# A Treatise on Surveying: Comprising the Theory and the Practice..., Part 1

D. Appleton, 1897 - Surveying

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### Contents

 Trigonornetrioally 49 Surveying by diagonals 50 By sketoh 54 Field books 56 Surveying by tie lines 57 Chain angles 58 Surveying by diagonals 60 Optical square 61 Diagonals and perpendiculars 62 Offsets 65 Platting offsets 68 Calculating content 69 Equalizing 70 Combination of methods 71 Fieldbooks 72 Inaccessible areas 76 106120 Problems on perpendiculars 77 121125 Problems on parallels 81 Ranging with rods 82 By perpendiculars 85 By symmetrical triangles 86 By harmonic conjugates 87 Across a valley 89 On water 90 Through a wood 91 By perpendiculars 92 By equilateral triangles 93 B When One End of the Line is accessible 149151 By perpendiculars 94 By symmetrical triangles 95 By harmonic division 96 To an inaccessible intersection 97 By a parallelogram 98 Principle 10 100 The needle 101 The sights 102 The divided circle 103 The points 104 Levels 106 Verniers 107 Tripods 10T 177 Jacobs staff 108 The prismatic compass 109 Detects of the compass Ill 180 Taking bearings 112 Marking of compass points 113 Reading the vernier 114 To magnetize a needle 116 Local attraction 117 Angles of deflection 118 To change bearings 120 Line surveying 121 Checks by intersecting bearings 122 Canal maps 123 Farm surveying 124 Fiold notes 126 Method of intersection 127 Platting bearings 128 With a protractor 129 To close a plat 130 Field platting 131 With a protractor 132 Drawing board protractor 133 With a scale of chords 184 134 With a table of natural sines 135 Stretching the paper 136 Copying by tracing 186 137 By transfer paper 138 By intersections 188 139 By pantagraph 140 Orientation 141 Definitions 142 Calculation of latitudes nnd de partures 144 Traversetable 145 Application to testing a survey 148 Application to supplying omis sions 149 Balancing a survey 150 Application to platting 151 Methods 152 Definitions 153 Areas 155 A four sided field 156 To find east or west station 157 255257 Examples 161 New method of calculating areas 162 Definitions 164 By the north star in the meridian 165 Times of crossing the meridian 167 By the north star at extreme elon gation 168 Observations 170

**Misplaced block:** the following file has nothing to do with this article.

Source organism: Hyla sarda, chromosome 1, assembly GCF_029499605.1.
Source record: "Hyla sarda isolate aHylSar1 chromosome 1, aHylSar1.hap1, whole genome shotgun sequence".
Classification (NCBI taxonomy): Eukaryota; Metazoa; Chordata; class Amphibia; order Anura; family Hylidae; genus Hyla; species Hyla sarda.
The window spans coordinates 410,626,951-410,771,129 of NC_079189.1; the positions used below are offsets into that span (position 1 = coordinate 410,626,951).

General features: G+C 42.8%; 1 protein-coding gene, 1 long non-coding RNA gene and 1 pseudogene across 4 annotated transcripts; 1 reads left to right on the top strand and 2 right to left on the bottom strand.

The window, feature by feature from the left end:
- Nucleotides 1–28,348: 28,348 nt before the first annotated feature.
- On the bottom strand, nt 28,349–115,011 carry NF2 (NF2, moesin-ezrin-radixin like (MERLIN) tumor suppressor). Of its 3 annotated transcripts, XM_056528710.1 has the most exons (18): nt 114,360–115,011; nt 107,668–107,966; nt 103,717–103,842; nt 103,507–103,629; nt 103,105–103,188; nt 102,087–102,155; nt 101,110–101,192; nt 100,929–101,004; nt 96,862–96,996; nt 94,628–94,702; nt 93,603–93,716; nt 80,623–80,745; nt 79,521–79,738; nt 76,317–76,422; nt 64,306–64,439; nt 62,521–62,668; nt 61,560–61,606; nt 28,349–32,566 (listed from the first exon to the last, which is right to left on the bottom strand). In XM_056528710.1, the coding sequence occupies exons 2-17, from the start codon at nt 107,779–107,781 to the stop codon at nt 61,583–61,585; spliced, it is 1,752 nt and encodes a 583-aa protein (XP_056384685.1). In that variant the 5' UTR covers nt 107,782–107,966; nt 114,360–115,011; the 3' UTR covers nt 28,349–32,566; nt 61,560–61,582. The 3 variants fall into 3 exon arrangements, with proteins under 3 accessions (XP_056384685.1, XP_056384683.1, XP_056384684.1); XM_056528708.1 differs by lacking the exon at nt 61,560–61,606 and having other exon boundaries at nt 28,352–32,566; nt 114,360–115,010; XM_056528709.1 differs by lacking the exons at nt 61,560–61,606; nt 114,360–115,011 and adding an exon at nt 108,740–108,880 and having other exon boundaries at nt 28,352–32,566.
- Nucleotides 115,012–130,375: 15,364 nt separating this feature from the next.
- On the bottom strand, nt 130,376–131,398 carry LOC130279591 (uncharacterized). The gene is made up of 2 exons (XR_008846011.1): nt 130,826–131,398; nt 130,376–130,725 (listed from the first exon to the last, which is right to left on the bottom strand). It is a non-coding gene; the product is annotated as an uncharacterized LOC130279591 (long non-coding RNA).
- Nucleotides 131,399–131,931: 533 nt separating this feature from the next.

Remedy for evils of secular change 184 astioli 284 The transit 185 Surveyors transit 187 The telescope 188 I 190 Instrumental parallax 192 Supports 193 The graduated circle 194 Movements 195 Parallel plates 196 Watch teleecopo 197 The diagonal eyepiece 198 The theodolite 200 Definitions 201 General rules 202 Retrograde verniers 203 Illustration 204 Circle divided into degrees 205 Circle divided to 80 206 Circle divided to 20 208 Circle divided to 15 210 Arc of excess 211 Compass vernier 212 Object and necessity 214 Second adjustment 215 Third adjustment 218 Centering the eyepiece 811 219 To measure an angle 22S 830 Reduction of high and low objects 224 Angles of deflection 225 Traversing 226 Use of compass 227 Farm surveying 228 With the engineers chain 280 230 Description and use 285 238 Description of tables 288 240 354858 Perpendiculars 242 Parallels 244 General method 245 When the line is inaccessible 24ii 866 With only an angular instrument 246 General method 848 247 By triangulation 250 Its nature 283 263 To part off a triangle 269 To part off a triangle 275 Methods 281 By the shortest line 290 By lines perpendicular to a side 296 Order 324 A great cir Ae 384 336 General statement 325 I 490 Convergence of meridians 342 General statement 869 369 Second adIustment 370 Third adjustment 371 The peg method of adjustment 372 Egaults level 873 I 374 Rods 375 Targets 376 Vernier 377 The Boston rod 378 Field routine 380 Field notes 882 382 Second form of field book 385 Third form of field book 387 Best length of sights 888 388 ARTiCLE PAGE 544 Bench marks 389 Limits of precision 890 390 Steep slopes 392 When the rod is too low 898 393 When the rod is too near 394 A swamp 894 395 Board fence 896 396 Its nature 897 400 Definition 401 Trigonometrical lines 402 The lines as ratios 403 Their changes of sign 404 Their mutual relations 405 Two arcs 406 The tables 407 Obliqueangled triangles 408 Theory of transversals 410 Tbc complete quadrilateral 412 Chain surveying 41 fi Leveling 418 By latitudes and departures 248 429 Table of chobds 436 Looarithms of numbers 1 Previous means 24 L 27 Copyright